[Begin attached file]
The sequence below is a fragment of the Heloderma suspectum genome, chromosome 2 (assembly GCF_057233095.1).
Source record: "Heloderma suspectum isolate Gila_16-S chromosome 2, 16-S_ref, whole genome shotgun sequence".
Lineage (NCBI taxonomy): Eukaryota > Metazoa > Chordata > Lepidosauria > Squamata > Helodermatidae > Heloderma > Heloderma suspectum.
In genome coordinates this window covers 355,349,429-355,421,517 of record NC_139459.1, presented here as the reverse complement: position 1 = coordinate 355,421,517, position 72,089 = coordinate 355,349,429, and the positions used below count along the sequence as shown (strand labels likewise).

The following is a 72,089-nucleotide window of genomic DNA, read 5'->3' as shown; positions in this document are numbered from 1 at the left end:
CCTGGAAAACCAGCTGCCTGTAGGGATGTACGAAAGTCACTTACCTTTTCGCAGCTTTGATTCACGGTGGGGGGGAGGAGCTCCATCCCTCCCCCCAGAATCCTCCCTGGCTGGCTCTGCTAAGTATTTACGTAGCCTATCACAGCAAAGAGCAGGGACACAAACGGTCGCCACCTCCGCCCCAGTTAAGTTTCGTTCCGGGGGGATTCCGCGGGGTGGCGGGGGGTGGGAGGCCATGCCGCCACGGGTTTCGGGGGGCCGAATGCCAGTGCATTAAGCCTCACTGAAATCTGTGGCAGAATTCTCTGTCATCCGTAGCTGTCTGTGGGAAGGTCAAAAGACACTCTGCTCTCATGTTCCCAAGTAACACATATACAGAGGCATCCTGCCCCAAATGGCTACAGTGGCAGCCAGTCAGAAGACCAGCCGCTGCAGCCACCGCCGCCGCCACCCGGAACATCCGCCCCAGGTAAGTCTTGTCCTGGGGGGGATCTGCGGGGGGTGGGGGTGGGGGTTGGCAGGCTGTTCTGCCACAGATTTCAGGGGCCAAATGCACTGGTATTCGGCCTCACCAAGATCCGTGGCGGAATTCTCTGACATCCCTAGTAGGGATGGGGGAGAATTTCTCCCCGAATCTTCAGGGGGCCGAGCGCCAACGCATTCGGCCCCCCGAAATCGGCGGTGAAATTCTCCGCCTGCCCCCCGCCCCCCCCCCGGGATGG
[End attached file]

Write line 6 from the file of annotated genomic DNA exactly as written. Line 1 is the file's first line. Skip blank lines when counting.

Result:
CCTGGAAAACCAGCTGCCTGTAGGGATGTACGAAAGTCACTTACCTTTTCGCAGCTTTGATTCACGGTGGGGGGGAGGAGCTCCATCCCTCCCCCCAGAATCCTCCCTGGCTGGCTCTGCTAAGTATTTACGTAGCCTATCACAGCAAAGAGCAGGGACACAAACGGTCGCCACCTCCGCCCCAGTTAAGTTTCGTTCCGGGGGGATTCCGCGGGGTGGCGGGGGGTGGGAGGCCATGCCGCCACGGGTTTCGGGGGGCCGAATGCCAGTGCATTAAGCCTCACTGAAATCTGTGGCAGAATTCTCTGTCATCCGTAGCTGTCTGTGGGAAGGTCAAAAGACACTCTGCTCTCATGTTCCCAAGTAACACATATACAGAGGCATCCTGCCCCAAATGGCTACAGTGGCAGCCAGTCAGAAGACCAGCCGCTGCAGCCACCGCCGCCGCCACCCGGAACATCCGCCCCAGGTAAGTCTTGTCCTGGGGGGGATCTGCGGGGGGTGGGGGTGGGGGTTGGCAGGCTGTTCTGCCACAGATTTCAGGGGCCAAATGCACTGGTATTCGGCCTCACCAAGATCCGTGGCGGAATTCTCTGACATCCCTAGTAGGGATGGGGGAGAATTTCTCCCCGAATCTTCAGGGGGCCGAGCGCCAACGCATTCGGCCCCCCGAAATCGGCGGTGAAATTCTCCGCCTGCCCCCCGCCCCCCCCCCGGGATGG